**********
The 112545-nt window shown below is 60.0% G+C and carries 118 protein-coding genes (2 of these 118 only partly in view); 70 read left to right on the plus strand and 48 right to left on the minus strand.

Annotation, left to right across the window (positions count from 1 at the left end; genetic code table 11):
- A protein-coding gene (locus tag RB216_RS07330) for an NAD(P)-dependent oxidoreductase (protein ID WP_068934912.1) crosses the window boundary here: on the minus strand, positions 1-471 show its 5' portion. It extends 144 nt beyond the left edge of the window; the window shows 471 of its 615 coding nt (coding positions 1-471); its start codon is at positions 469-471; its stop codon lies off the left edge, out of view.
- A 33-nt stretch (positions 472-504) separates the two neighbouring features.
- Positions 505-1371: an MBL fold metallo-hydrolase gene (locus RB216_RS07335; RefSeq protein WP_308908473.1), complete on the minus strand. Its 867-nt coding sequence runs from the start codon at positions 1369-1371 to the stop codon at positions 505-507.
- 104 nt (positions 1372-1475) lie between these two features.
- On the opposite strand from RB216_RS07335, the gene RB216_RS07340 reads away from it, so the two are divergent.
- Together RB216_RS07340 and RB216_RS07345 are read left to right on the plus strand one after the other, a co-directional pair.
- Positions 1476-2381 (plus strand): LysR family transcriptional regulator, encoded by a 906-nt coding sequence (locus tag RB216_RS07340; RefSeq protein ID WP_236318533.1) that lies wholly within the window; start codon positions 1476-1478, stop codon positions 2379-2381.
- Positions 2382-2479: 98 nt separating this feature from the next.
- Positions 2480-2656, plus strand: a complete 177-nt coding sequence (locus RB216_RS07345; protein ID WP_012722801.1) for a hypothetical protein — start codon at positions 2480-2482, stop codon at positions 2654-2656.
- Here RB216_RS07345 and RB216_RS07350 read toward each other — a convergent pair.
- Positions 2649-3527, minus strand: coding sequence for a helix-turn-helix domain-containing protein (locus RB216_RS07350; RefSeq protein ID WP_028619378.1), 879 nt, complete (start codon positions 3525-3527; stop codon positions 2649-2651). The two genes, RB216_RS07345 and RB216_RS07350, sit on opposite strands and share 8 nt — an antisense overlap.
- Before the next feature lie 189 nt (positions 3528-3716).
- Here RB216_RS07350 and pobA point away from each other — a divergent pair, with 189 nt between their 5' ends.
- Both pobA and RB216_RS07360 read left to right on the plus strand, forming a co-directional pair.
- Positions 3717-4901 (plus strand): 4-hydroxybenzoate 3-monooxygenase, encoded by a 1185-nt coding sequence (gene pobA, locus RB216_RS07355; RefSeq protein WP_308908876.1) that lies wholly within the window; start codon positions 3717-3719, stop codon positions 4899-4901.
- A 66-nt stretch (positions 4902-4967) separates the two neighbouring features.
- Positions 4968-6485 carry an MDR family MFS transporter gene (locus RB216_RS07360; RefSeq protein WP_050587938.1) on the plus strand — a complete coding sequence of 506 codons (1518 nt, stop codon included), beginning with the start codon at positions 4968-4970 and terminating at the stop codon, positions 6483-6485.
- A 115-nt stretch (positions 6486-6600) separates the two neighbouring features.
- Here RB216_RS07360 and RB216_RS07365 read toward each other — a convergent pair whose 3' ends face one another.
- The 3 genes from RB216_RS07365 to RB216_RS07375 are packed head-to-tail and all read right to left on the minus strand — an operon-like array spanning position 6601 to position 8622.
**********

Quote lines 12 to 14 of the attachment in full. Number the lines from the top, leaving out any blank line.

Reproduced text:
- Here RB216_RS07345 and RB216_RS07350 read toward each other — a convergent pair.
- Positions 2649-3527, minus strand: coding sequence for a helix-turn-helix domain-containing protein (locus RB216_RS07350; RefSeq protein ID WP_028619378.1), 879 nt, complete (start codon positions 3525-3527; stop codon positions 2649-2651). The two genes, RB216_RS07345 and RB216_RS07350, sit on opposite strands and share 8 nt — an antisense overlap.
- Before the next feature lie 189 nt (positions 3528-3716).